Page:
GM: For the paperback edition of Double Trouble I included an essay I wrote for The Guardian in 2000. Right before the election, at the end of Clinton’s second term, The Guardian asked me to write a piece imagining the next four years for Clinton, if Gore were to be elected, and if Bush were to be elected. So I wrote two parallel essays. I just let my imagination run wild; they are satirical essays in a lot of ways. But in both of them, you can see my liking for Clinton, my empathy for him. My country was a better place for his presidency. It was more what it was supposed to be. All kinds of people who had felt that they weren’t real Americans, that they didn’t count, that they should keep their mouths shut, that they had no real place here: that message that was so forcefully delivered under Reagan and under the first Bush, but it was never said, never demonstrated or acted out with Bill Clinton as president. He embodied and acted out a different America than Reagan and the first Bush, and then Bush Junior, did. So despite it all, this is somebody I liked.
SR: So does that mean that The Shape of Things To Come: Prophecy and the American Voice, written during the Bush and Cheney years — was that a return to the deep alienation of the eighties, for you?
GM: Nothing like it. Because Reagan really was an enormous and profound figure — a thousand times smarter and more willful than people want to give him credit for. The country he left us, the wreckage he left us, is the country and wreckage that he wanted to leave us. I’ve no doubt about that. George W. Bush, by comparison, was a piker. Walter Karp, who was a great political critic, once called Reagan “a vile tyrant” — you can’t go much further than that! And Bush would only love to have been. He was vile and there were tyrannical things about him. He wasn’t stupid, he just didn’t give a damn. He didn’t really care. Reagan did. He cared about horrible things. He devoted himself to horrible things. Bush did not exclude me and exclude other people the way that Reagan did.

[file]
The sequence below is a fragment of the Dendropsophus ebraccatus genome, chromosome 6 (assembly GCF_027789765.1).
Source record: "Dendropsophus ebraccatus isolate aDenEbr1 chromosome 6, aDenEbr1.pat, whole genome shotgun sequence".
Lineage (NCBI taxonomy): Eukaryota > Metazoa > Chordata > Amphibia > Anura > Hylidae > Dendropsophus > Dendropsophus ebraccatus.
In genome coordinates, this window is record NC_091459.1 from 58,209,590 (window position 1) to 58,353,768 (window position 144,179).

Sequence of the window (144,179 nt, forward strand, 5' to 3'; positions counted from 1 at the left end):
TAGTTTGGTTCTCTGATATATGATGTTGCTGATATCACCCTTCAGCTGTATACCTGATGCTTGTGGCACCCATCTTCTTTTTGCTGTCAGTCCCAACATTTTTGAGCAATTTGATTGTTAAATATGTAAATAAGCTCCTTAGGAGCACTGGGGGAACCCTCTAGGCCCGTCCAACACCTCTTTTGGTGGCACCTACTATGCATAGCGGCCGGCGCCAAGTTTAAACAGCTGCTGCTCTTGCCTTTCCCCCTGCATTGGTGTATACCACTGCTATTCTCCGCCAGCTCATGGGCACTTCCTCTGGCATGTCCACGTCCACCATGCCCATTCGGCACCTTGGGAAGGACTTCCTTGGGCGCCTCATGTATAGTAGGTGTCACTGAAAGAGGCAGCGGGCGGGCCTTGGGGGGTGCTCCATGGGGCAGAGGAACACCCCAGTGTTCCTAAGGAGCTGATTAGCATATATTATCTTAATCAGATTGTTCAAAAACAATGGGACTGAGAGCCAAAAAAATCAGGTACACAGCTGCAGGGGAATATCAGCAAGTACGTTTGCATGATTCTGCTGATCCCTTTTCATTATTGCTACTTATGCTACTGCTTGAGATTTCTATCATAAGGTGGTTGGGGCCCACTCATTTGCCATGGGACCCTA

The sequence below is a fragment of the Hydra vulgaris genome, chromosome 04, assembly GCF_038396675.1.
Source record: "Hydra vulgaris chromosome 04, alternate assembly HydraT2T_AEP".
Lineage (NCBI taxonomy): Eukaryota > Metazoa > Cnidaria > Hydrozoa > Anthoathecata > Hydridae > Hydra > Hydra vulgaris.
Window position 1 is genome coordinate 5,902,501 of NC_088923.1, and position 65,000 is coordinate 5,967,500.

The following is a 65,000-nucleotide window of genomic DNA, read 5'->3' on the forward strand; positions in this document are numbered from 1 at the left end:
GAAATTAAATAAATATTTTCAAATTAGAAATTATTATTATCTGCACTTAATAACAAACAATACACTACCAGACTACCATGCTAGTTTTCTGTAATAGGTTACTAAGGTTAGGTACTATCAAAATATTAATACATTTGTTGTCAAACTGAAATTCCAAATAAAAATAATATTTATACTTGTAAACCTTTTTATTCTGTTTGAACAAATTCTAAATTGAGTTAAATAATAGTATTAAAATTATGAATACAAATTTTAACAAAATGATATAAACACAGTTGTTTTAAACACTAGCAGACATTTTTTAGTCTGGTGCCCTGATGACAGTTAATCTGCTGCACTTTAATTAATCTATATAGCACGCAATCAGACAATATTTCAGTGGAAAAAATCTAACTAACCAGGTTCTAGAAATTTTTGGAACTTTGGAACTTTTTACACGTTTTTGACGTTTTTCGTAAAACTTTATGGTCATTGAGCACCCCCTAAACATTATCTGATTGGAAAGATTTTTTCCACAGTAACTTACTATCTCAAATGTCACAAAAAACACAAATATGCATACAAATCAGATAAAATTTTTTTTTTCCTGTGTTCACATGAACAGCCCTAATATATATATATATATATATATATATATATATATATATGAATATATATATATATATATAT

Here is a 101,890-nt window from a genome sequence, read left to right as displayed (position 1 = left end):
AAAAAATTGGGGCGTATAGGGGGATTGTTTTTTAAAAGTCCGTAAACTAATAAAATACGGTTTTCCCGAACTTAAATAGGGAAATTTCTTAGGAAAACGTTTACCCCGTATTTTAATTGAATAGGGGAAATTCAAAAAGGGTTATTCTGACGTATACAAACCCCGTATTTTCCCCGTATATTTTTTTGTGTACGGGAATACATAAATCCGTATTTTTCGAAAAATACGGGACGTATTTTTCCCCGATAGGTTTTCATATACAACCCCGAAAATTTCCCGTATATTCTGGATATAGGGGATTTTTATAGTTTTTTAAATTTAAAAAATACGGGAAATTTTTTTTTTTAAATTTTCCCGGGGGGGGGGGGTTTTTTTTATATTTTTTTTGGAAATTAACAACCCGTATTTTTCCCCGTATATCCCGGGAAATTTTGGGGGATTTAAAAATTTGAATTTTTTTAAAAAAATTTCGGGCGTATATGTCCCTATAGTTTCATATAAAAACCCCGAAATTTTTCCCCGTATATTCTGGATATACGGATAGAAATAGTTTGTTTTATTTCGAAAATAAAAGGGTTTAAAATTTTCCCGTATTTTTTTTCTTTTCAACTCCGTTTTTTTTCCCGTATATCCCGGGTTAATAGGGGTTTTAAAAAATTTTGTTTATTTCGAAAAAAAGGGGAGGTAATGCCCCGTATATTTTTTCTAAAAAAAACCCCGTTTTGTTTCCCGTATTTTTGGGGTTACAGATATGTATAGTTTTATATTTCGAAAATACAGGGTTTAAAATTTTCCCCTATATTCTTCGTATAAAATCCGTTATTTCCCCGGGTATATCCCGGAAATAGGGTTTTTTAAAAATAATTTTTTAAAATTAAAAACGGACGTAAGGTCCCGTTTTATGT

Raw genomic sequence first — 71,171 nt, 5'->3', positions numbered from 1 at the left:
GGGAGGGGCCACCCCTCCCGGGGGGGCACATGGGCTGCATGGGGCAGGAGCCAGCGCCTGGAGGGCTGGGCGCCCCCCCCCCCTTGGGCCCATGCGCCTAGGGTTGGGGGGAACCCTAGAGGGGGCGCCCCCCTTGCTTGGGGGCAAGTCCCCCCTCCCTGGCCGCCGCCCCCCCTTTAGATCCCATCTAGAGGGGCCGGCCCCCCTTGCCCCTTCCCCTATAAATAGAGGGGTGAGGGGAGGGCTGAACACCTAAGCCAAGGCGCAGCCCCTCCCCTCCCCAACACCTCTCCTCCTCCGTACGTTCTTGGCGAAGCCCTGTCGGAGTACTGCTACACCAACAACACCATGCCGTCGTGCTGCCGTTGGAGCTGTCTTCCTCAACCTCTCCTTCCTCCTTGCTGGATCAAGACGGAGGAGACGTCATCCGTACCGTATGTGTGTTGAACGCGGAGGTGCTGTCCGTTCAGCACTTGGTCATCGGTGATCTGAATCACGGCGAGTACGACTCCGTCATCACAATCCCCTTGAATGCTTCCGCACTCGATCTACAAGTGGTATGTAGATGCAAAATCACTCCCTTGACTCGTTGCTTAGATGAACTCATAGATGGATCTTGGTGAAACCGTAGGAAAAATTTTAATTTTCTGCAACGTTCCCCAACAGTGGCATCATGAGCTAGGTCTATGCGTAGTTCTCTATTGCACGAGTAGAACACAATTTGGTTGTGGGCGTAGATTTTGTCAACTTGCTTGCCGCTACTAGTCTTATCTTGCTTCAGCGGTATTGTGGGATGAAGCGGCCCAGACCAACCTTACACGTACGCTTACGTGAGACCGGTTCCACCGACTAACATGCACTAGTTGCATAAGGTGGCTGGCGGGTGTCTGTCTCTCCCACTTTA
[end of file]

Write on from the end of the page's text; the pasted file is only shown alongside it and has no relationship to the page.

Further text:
The night that Reagan was elected in 1980, a prominent conservative thinker, now dead, was at an election night party in Chicago, and he was drunk and he said, “Now all those cunts and niggers are going to get what they deserve.” That’s what the election of Ronald Reagan meant to him. And that’s a lot of what the election of Ronald Reagan was about, that’s a lot of what its purpose was. So this prominent conservative thinker, now dead, read that election correctly, is what I am saying.
SR: A more decorous way of putting what he said: The goal of Reaganism was to reverse the sixties, all the gains of civil rights, feminism, and so forth.
GM: Everything that took away his primacy as a white male that got to rule the world, essentially.